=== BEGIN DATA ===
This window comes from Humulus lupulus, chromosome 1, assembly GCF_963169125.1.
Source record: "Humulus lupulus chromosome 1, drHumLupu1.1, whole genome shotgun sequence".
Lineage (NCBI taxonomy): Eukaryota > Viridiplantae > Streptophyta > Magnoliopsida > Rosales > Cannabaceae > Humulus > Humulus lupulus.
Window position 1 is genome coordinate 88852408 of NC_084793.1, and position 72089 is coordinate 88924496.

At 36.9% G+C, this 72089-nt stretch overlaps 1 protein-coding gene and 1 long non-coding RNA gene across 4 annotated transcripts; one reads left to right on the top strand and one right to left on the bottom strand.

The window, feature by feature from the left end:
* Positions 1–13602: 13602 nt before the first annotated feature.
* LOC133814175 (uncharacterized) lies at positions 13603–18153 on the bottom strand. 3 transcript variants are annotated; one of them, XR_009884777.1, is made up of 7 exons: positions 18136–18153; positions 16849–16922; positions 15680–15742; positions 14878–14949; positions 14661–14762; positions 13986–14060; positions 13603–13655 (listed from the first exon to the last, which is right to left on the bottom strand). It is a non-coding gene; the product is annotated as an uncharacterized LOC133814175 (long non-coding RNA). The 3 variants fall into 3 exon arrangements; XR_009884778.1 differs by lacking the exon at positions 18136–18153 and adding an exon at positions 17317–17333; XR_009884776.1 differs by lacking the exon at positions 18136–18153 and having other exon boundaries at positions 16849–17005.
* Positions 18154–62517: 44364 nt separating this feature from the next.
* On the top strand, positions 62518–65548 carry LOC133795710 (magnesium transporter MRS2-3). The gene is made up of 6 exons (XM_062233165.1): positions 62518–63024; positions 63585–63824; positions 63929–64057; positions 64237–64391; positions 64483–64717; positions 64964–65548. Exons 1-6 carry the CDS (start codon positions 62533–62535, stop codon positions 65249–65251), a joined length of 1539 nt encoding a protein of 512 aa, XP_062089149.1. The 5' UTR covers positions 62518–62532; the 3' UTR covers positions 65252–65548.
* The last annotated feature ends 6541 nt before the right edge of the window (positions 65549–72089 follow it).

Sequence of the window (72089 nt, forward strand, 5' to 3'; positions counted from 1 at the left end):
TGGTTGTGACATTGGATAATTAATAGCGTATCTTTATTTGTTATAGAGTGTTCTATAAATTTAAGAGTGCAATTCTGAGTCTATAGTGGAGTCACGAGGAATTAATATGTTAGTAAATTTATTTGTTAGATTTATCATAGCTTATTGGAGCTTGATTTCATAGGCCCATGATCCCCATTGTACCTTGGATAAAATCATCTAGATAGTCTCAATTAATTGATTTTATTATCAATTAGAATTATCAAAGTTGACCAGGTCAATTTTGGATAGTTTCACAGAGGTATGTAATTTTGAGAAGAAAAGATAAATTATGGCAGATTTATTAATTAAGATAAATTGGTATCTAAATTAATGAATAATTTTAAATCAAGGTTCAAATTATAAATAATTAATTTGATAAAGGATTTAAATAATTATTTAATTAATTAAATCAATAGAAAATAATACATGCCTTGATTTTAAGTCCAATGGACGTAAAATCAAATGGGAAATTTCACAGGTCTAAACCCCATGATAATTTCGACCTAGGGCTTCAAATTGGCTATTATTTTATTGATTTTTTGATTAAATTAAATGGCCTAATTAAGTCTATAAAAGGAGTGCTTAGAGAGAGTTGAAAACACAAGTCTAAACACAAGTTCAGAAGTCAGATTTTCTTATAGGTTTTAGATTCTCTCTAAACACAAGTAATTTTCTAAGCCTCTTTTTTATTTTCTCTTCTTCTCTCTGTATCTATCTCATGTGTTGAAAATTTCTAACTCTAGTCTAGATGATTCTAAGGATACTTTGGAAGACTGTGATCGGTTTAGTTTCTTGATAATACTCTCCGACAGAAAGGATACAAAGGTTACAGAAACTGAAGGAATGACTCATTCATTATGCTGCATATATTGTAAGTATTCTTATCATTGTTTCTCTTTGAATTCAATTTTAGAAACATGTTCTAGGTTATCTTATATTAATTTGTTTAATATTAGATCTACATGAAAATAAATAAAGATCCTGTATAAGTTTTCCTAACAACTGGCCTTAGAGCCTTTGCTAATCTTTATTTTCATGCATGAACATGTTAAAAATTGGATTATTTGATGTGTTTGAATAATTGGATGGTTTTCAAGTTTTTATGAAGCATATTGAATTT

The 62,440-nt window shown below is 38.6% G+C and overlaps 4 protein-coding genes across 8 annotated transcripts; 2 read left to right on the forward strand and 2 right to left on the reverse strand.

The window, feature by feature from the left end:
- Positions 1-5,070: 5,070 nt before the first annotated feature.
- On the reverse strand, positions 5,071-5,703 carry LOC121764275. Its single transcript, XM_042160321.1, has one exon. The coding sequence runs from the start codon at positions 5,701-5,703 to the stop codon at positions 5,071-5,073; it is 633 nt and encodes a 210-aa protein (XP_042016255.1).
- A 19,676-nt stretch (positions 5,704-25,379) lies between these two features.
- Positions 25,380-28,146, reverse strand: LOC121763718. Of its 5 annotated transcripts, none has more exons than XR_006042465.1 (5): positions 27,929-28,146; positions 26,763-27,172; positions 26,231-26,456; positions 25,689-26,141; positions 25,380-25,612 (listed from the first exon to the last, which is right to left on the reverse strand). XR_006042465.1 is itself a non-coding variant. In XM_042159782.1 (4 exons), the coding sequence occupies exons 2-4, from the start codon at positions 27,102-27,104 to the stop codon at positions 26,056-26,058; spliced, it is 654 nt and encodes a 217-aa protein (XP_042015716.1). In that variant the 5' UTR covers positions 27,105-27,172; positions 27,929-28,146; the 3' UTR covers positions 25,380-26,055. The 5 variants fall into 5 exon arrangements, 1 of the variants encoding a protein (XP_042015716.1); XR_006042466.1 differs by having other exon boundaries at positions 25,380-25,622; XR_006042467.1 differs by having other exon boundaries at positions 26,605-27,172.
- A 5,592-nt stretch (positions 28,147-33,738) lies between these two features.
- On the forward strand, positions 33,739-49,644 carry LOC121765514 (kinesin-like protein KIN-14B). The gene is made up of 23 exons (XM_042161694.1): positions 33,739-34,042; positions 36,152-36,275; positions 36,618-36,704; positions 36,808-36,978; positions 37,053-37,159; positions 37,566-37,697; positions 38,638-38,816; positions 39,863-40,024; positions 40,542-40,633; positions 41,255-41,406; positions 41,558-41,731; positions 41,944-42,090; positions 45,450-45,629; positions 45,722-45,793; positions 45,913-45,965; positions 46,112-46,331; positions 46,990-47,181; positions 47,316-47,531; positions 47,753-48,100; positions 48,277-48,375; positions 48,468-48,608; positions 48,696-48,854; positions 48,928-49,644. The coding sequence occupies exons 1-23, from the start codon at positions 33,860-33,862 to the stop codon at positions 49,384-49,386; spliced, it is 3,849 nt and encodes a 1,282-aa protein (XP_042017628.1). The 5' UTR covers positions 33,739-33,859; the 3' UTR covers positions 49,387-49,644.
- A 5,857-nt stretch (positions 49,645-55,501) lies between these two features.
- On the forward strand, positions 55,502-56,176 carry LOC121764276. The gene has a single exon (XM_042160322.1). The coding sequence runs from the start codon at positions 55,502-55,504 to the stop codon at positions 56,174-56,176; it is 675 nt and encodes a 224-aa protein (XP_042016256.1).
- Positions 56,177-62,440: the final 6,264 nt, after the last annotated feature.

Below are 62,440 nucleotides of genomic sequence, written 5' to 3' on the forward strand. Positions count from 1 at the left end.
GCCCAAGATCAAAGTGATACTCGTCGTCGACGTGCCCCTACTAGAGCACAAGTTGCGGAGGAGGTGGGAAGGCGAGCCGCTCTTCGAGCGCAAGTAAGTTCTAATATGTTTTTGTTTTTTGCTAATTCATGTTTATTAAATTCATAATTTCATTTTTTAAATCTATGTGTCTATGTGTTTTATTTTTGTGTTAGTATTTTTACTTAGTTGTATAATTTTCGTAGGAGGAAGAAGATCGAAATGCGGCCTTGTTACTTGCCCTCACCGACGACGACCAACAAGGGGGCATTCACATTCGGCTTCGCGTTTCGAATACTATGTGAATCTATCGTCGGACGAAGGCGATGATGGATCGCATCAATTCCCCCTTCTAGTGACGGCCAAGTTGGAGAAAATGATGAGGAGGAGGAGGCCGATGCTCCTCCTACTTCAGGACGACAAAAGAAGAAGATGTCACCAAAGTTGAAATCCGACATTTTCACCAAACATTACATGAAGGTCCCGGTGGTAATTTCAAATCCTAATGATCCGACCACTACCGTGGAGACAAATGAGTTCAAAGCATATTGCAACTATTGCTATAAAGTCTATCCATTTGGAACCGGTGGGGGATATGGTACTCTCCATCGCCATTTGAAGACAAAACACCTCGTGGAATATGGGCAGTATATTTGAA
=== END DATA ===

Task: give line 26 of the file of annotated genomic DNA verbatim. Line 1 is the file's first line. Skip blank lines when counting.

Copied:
GCCCAAGATCAAAGTGATACTCGTCGTCGACGTGCCCCTACTAGAGCACAAGTTGCGGAGGAGGTGGGAAGGCGAGCCGCTCTTCGAGCGCAAGTAAGTTCTAATATGTTTTTGTTTTTTGCTAATTCATGTTTATTAAATTCATAATTTCATTTTTTAAATCTATGTGTCTATGTGTTTTATTTTTGTGTTAGTATTTTTACTTAGTTGTATAATTTTCGTAGGAGGAAGAAGATCGAAATGCGGCCTTGTTACTTGCCCTCACCGACGACGACCAACAAGGGGGCATTCACATTCGGCTTCGCGTTTCGAATACTATGTGAATCTATCGTCGGACGAAGGCGATGATGGATCGCATCAATTCCCCCTTCTAGTGACGGCCAAGTTGGAGAAAATGATGAGGAGGAGGAGGCCGATGCTCCTCCTACTTCAGGACGACAAAAGAAGAAGATGTCACCAAAGTTGAAATCCGACATTTTCACCAAACATTACATGAAGGTCCCGGTGGTAATTTCAAATCCTAATGATCCGACCACTACCGTGGAGACAAATGAGTTCAAAGCATATTGCAACTATTGCTATAAAGTCTATCCATTTGGAACCGGTGGGGGATATGGTACTCTCCATCGCCATTTGAAGACAAAACACCTCGTGGAATATGGGCAGTATATTTGAA